FINAL UNTIL TIME EXPIRES TO FILE REHEARING MOTION AND, IF
pursuant to Fla. R. App. P. 9.141(b)(2) from the Circuit
Court for Polk County; William D. Sites, Judge.
Leonard Richard Filipkowski, pro se.
LAROSE, CHIEF JUDGE.
Richard Filipkowski appeals a final order summarily denying
his motion and amended motions for postconviction relief.
See Fla. R. Crim. P. 3.850. He sought relief on
three grounds. Grounds one and two are legally insufficient
or conclusively refuted by the record. Accordingly, we
affirm, without further discussion, the order as to those
grounds. In ground three, however, Mr. Filipkowski may be
able to state a facially sufficient claim if given an
opportunity to amend his motion to assert the requisite
prejudice. We reverse the order as to ground three and direct
the postconviction court to strike it with leave to amend
within a reasonable time.
Filipkowski pleaded no contest and was convicted of four
counts of lewd and lascivious molestation of a victim over
twelve and under sixteen years of age; two counts of lewd and
lascivious exhibition to a victim under sixteen years of age;
battery; possession of a photograph of a sexual performance
by a child; and use of a computer server to seduce, solicit,
or entice a child. The trial court sentenced Mr. Filipkowski
to time served on the battery count; it imposed consecutive
five-year sentences for a total of forty years'
imprisonment on the remaining counts. Mr. Filipkowski did not
pursue a direct appeal.
Filipkowski filed a timely, counseled motion for
postconviction relief. In ground three, he alleged that his
plea was involuntary because the trial court failed to
explain, as required by Florida Rule of Criminal Procedure
3.172(c)(1), that the maximum possible sentence was 105
years' imprisonment if the court imposed consecutive
sentences for each offense. Allegedly, "he would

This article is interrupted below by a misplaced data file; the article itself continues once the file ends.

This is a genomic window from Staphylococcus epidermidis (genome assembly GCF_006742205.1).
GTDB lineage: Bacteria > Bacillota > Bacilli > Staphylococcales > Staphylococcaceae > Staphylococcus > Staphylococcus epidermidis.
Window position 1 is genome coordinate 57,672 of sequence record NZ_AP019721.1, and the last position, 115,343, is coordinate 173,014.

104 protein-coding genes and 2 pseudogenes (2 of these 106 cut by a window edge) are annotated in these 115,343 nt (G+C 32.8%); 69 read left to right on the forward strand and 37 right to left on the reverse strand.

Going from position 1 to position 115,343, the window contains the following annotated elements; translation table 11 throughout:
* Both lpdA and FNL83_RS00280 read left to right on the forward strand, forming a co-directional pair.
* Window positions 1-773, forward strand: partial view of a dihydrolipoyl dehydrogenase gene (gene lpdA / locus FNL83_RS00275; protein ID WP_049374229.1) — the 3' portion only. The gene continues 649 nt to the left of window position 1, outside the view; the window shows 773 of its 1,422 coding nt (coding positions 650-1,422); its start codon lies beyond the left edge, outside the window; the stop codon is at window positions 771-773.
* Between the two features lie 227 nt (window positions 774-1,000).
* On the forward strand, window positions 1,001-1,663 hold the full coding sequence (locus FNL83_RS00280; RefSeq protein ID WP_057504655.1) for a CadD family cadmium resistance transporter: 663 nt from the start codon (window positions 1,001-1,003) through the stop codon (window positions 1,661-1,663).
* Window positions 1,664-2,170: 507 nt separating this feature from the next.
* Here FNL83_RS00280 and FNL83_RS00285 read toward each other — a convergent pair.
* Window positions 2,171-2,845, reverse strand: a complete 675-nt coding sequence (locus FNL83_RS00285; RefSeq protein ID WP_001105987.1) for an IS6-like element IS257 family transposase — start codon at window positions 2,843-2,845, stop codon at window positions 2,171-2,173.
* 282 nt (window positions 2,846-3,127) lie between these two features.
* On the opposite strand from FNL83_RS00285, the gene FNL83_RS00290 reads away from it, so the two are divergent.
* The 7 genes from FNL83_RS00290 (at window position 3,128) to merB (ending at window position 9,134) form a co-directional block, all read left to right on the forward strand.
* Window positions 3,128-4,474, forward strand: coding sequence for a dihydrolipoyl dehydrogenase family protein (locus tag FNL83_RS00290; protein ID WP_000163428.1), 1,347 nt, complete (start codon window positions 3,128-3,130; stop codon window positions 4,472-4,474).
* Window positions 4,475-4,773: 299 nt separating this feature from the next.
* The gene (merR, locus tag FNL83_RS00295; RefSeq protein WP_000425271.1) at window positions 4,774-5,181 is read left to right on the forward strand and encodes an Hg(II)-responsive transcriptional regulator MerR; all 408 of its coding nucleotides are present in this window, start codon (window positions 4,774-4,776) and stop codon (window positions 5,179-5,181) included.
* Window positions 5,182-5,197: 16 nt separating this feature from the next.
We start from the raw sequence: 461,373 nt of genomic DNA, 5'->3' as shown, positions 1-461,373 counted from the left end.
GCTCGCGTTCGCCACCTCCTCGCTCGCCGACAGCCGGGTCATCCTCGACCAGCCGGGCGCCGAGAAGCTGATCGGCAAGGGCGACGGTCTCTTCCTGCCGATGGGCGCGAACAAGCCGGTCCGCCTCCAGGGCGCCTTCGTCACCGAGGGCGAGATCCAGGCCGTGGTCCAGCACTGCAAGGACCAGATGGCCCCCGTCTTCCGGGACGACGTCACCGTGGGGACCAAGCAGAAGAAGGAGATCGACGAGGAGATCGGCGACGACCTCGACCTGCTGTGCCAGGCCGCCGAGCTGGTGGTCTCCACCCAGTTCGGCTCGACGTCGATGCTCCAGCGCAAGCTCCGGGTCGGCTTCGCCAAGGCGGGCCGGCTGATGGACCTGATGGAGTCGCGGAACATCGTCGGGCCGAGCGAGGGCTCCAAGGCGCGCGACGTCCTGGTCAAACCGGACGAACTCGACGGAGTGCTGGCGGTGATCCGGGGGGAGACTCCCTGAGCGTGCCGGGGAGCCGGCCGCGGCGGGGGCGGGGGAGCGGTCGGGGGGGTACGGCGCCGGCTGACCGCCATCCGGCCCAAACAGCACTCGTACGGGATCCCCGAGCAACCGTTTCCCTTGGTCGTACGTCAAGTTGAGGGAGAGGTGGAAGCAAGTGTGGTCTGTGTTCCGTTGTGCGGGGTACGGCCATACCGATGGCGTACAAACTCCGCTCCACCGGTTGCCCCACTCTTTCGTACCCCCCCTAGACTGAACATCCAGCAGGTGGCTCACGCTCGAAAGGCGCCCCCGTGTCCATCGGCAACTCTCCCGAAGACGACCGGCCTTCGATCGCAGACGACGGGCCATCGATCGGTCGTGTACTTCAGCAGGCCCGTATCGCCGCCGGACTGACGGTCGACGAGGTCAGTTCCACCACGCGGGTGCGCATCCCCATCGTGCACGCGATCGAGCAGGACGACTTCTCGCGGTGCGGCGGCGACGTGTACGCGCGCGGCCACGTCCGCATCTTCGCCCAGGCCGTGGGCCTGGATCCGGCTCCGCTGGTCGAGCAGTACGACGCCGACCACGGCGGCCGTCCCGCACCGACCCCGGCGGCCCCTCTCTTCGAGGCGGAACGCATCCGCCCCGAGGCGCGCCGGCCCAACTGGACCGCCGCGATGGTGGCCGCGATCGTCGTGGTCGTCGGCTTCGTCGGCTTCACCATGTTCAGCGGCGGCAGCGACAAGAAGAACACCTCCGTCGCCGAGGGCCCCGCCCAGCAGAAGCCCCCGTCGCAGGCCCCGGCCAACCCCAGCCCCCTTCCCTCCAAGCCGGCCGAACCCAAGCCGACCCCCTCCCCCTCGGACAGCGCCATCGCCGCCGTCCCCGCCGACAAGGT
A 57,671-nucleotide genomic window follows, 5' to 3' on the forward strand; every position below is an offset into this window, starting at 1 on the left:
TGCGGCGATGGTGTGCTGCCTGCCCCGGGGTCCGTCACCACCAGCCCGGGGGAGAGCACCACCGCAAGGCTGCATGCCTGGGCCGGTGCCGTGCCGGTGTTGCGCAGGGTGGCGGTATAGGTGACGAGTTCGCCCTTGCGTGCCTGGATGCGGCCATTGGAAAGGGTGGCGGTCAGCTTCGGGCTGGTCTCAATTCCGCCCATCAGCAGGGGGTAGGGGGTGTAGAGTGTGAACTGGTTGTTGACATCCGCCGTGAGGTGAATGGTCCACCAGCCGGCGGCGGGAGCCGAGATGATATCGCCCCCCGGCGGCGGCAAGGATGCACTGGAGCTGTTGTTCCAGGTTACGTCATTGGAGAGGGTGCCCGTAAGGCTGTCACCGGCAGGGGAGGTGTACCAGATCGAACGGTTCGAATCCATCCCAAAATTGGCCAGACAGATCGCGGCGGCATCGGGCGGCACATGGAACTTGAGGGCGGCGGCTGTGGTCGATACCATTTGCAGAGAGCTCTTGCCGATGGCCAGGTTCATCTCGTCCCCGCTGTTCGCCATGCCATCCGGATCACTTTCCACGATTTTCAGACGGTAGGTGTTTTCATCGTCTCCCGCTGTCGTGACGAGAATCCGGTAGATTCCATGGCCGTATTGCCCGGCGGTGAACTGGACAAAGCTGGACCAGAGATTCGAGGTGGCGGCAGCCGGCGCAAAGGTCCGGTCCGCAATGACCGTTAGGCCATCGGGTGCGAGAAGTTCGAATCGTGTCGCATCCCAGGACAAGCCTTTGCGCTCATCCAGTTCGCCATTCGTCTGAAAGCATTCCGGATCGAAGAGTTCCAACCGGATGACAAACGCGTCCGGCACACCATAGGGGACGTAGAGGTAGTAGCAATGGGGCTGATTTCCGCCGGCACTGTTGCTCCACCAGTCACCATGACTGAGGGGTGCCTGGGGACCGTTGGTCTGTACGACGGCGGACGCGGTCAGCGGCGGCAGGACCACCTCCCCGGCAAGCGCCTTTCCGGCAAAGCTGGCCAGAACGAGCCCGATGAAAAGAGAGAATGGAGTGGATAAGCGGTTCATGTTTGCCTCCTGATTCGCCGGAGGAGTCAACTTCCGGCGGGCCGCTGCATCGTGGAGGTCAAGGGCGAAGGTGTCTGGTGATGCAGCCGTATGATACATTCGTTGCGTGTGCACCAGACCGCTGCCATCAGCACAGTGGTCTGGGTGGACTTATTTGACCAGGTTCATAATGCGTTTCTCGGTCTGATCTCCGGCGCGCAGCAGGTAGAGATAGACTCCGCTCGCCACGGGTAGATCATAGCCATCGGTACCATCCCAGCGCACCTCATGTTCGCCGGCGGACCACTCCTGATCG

not have entered into the Plea Agreement he did had
he been informed of the maximum number of years that could be
imposed or that the Counts to which he was entering his plea
could be run consecutively; totaling up to 105 years."
Filipkowski also alleged that his trial counsel was
ineffective for failing to advise him of the plea terms,
including the possibility of a 105-year prison term. Mr.
Filipkowski failed to allege prejudice resulting from
counsel's alleged deficient performance. Instead, he
recognized that he "must meet a high threshold to
withdraw a plea after Sentencing, and it is [his] burden to
prove that a manifest injustice has occurred and that a
withdrawal of the plea is necessary to correct that
injustice, [and] is prepared to assume that burden." He
asked to withdraw his plea. Alternatively, Mr. Filipkowski
requested an evidentiary hearing to determine whether his
plea was voluntary.
State responded that any failure by the trial court to comply
with rule 3.172(c)(1) was a trial court error not subject to
collateral review. The State conceded, however, that Mr.
Filipkowski was entitled to raise the claim under
Marckman v. State, 997 So.2d 1275 (Fla. 2d DCA
2009). Even so, the State argued that the record conclusively
refuted Mr. Filipkowski's claim that the trial court
failed to comply with rule 3.172(c)(1). It argued that rule